14.8 Prospective Short Circuit Current Calculator Tool.
The prospective short circuit current calculator tool is useful to provide an estimate of the prospective short circuit current at the equipment where incident energy hazard evaluation is to be carried out. By using the calculator, the prospective short circuit current can be determined which can then be used in the Incident energy calculator.
Figure 14.23 Prospective short circuit Current Calculator
The tool is based upon the impedance method which will provide an RMS symmetrical short circuit current which can be inputted directly into the IEEE 1584 Incident Energy Calculator. There is also a separate output of maximum and minimum fault currents in accordance with IEC 60909 Short-circuit currents in three-phase AC systems. This will be required for the DGUV-I 203-078 German Calculator if required.
The limitations are:
- Three-phase short circuits up to a maximum secondary voltage of 600 volts.
- Symmetrical three-phase fault current only.
- Single radial circuits only.
- Main’s contributions only. Motor contribution can be included when using the IEEE 1584 Incident Energy Calculator.
- The cable resistance and reactance values are generic, users must satisfy themselves that these are a reasonable estimate.
The following diagram Figure 14.24 shows a single line representation of the components of the Prospective Short Circuit Current Calculator. In this case the equipment to be worked upon is represented by switchboard SB3 but this could alternatively be SB1 or SB2 simply by omitting the cable 3 or cables 2 and 3 respectively. The calculator should be used when equipment being studied has an upstream transformer device as the supply source or as an alternative, the transformer may be omitted to use the cable calculators only.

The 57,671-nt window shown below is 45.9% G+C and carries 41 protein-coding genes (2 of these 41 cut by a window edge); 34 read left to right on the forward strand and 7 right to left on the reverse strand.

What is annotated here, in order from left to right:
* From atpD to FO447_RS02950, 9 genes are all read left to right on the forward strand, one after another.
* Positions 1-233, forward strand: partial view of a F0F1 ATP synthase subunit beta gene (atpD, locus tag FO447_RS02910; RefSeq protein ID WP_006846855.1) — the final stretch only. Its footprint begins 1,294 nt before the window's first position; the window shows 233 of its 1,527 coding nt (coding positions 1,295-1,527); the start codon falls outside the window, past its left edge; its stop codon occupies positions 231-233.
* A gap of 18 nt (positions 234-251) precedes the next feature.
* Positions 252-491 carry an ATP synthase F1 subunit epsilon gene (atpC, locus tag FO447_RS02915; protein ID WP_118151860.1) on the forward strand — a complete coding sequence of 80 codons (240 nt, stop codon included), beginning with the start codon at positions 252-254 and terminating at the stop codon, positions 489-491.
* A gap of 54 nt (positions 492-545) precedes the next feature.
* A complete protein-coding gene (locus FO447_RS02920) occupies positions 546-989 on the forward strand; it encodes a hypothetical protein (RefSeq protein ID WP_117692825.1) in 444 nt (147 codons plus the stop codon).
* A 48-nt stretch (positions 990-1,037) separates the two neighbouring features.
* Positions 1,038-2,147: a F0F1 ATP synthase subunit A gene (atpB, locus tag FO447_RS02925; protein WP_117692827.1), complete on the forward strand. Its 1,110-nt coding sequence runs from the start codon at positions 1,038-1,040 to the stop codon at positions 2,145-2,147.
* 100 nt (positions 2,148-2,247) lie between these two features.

Figure 14.24 Single line diagram
The transformer short circuit calculator, shown below, can be used to determine prospective short circuit current and X/R ratio at the low voltage terminals of a transformer. The generic transformer X/R ratios are taken from several sources of information including different manufacturers and also IEEE 242 which suggests typical levels. The author has taken these values to create a table of reasonable averages for distribution type power transformers based upon voltages up to 20kV primary and up to 600 volts secondary. Transformers will all possess different specifications due to the nature of their manufacturing process, so a higher degree of accuracy is possible by obtaining the original transformer specification. The calculator is, however, much more accurate than taking manufacturer’s estimated LV fault data based upon infinite HV impedance and average % impedance values.
To use this calculator:
- Inspect the transformer to be assessed taking note of kVA size, primary voltage, % impedance and secondary voltage. See Chapter 8: Data Collection for further guidance.
- Enter this information into the calculator by selecting/inputting the relevant data into the data entry fields.
- Contact the local utility supplier to determine the actual prospective short circuit current of the supply. It is always good practice to obtain the minimum fault level also as this could lead to a potentially longer disconnection time in the case of an arc flash.
As indicated in step 1 above the transformer impedance can be obtained from the transformer nameplate. Failing that, the following table 14.26 shows some standard impedance levels that can be used with a caution to apply some sensitivity validation (or what if analysis) to any incident energy levels obtained as a result.
|kVA Rating of the MV/LV Transformer||<630||800||1000||1250||1600||2000|
|Impedance volts %||4||4.5||5||5.5||6||7|
Figure 14.26 Standardised short circuit voltage for public distribution transformers – Source Schneider Electric.